to show posttraumatic distress. Immediately after an epidemic, governments and social organizations
often provide psychological services for children and adolescents to relieve their distress. However, many
adolescents report distress even long after a traumatic event because of the unaddressed traumatic
atmosphere in schools or families. To advance this issue, this article proposes a cooperative model of
psychological services provision for children and adolescents in response to the COVID-19 epidemic
Children and adolescents are susceptible to the 2019 novel coronavirus (COVID-19) epidemic and tend
to show posttraumatic distress. Immediately after an epidemic, governments and social organizations
often provide psychological services for children and adolescents to relieve their distress. However, many
adolescents report distress even long after a traumatic event because of the unaddressed traumatic
atmosphere in schools or families. To advance this issue, this article proposes a cooperative model of
psychological services provision for children and adolescents in response to the COVID-19 epidemic
Worlds of Influence: Understanding What Shapes Child Well-being in Rich Countries

A new look at children from the world’s richest countries offers a mixed picture of their health, skills and happiness. For far too many, issues such as poverty, exclusion and pollution threaten their mental well-being, physical health and opportunities to develop skills. Even countries with good social, economic and environmental conditions are a long way from meeting the targets set in the 2030 Agenda for Sustainable Development. Focused and accelerated action is needed if these goals are to be met.

The evidence from 41 Organisation for Economic Co-operation and Development (OECD) and European Union (EU) countries tells its own story: from children’s chances of survival, growth and protection, to whether they are learning and feel listened to, to whether their parents have the support and resources to give their children the best chance for a healthy, happy childhood. This report reveals children’s experiences against the backdrop of their country’s policies and social, educational, economic and environmental contexts.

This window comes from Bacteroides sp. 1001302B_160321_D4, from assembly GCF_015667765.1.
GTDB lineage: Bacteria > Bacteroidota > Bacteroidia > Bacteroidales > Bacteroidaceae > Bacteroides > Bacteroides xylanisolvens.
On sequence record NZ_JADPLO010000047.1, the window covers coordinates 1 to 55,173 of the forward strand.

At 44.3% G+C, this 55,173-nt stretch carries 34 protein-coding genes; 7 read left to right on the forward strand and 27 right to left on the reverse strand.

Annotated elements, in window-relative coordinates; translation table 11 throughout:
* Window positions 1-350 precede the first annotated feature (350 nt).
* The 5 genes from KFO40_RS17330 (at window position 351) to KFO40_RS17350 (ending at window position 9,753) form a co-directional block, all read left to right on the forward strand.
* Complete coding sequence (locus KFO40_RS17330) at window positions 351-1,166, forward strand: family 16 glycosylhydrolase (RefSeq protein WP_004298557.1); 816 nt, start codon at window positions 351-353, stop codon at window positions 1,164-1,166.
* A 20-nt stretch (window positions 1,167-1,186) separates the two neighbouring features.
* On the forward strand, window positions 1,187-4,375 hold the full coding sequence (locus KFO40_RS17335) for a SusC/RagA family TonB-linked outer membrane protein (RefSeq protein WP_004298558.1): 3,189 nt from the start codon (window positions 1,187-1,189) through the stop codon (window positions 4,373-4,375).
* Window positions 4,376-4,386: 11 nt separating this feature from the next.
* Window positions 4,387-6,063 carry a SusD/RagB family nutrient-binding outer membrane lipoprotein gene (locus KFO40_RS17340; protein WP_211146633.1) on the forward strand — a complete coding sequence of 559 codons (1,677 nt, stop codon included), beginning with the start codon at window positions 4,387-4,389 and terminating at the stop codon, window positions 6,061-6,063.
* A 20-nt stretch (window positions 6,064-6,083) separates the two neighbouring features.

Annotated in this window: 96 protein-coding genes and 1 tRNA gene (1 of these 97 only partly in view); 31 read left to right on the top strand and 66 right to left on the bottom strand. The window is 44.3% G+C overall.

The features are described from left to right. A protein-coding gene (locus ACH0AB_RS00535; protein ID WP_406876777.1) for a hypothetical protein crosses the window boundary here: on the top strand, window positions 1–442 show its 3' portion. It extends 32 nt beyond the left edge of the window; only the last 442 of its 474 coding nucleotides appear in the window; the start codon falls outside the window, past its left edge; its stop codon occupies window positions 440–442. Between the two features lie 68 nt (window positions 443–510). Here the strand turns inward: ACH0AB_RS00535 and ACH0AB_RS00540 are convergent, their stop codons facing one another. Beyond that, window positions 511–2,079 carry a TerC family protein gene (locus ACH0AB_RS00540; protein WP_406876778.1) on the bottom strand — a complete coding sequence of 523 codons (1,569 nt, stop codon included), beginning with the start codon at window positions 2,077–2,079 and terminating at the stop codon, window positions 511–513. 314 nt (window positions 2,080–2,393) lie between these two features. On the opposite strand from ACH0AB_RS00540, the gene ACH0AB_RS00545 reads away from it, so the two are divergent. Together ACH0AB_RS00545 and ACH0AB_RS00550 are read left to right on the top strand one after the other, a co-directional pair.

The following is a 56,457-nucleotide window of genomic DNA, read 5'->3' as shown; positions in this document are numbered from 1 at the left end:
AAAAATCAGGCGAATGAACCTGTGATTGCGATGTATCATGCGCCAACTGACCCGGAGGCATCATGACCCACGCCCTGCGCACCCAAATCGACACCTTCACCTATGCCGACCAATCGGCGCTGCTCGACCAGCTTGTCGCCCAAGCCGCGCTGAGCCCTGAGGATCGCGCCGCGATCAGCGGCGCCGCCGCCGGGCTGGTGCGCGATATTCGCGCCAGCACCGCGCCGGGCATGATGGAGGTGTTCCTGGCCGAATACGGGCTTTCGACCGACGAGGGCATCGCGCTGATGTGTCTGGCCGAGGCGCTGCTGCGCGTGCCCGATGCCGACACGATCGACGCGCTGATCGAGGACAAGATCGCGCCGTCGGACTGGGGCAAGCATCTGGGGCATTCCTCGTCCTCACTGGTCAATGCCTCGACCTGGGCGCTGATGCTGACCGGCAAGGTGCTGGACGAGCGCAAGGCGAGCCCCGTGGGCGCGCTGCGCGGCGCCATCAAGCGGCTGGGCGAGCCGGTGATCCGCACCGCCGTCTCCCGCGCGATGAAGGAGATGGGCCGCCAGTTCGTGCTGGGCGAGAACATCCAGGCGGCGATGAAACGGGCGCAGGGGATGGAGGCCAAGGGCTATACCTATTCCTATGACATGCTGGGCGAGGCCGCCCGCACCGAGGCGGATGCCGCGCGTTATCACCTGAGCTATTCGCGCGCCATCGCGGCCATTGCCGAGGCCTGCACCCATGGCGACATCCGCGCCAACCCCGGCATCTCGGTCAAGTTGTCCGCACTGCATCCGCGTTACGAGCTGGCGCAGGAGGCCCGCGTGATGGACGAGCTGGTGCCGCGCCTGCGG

Family violence and COVID‐19: Increased vulnerability and reduced options for support

AUTHOR(S)
Kim Usher; Navjot Bhullar; Joanne Durkin (et al.)

Published: April 2020   Journal: International Journal of Mental Health Nursing
The fear and uncertainty associated with pandemics provide an enabling environment that may exacerbate or spark diverse forms of violence. Actions such as social distancing, sheltering in place, restricted travel, and closures of key community resources are likely to dramatically increase the risk of family violence. Governments and policymakers must create awareness about an increased risk of violence during pandemics and highlight the need for people to keep in touch with each other (while observing precautionary measures) and the great importance of reporting any concerns of abuse. It is important to remember that maintaining social connectedness is an important strategy during times of isolation, even more so with family or friends you suspect may be at risk of family violence. In addition, information about services available locally (e.g. hotlines, tele‐health, respite services, shelters, rape crisis centres, and counselling) must be made known to the general public through a range of sources, including social media, the mainstream media, and health facilities. Mental health professionals can support people by providing first‐line psychological support, including listening empathetically and without judgment, enquiring about needs and concerns, validating peoples’ experiences and feelings, enhancing safety, and connecting people to relevant support services.
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UNICEF Innocenti's Children and COVID-19 Library is a database collecting research from around the world on COVID-19 and its impacts on children and adolescents.

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COVID-19 & Children: Rapid Research Response

UNICEF Innocenti is mobilizing a rapid research response in line with UNICEF’s global response to the COVID-19 crisis. The initiatives we’ve begun will provide the broad range of evidence needed to inform our work to scale up rapid assessment, develop urgent mitigating strategies in programming and advocacy, and preparation of interventions to respond to the medium and longer-term consequences of the COVID-19 crisis. The research projects cover a rapid review of evidence, education analysis, and social and economic policies.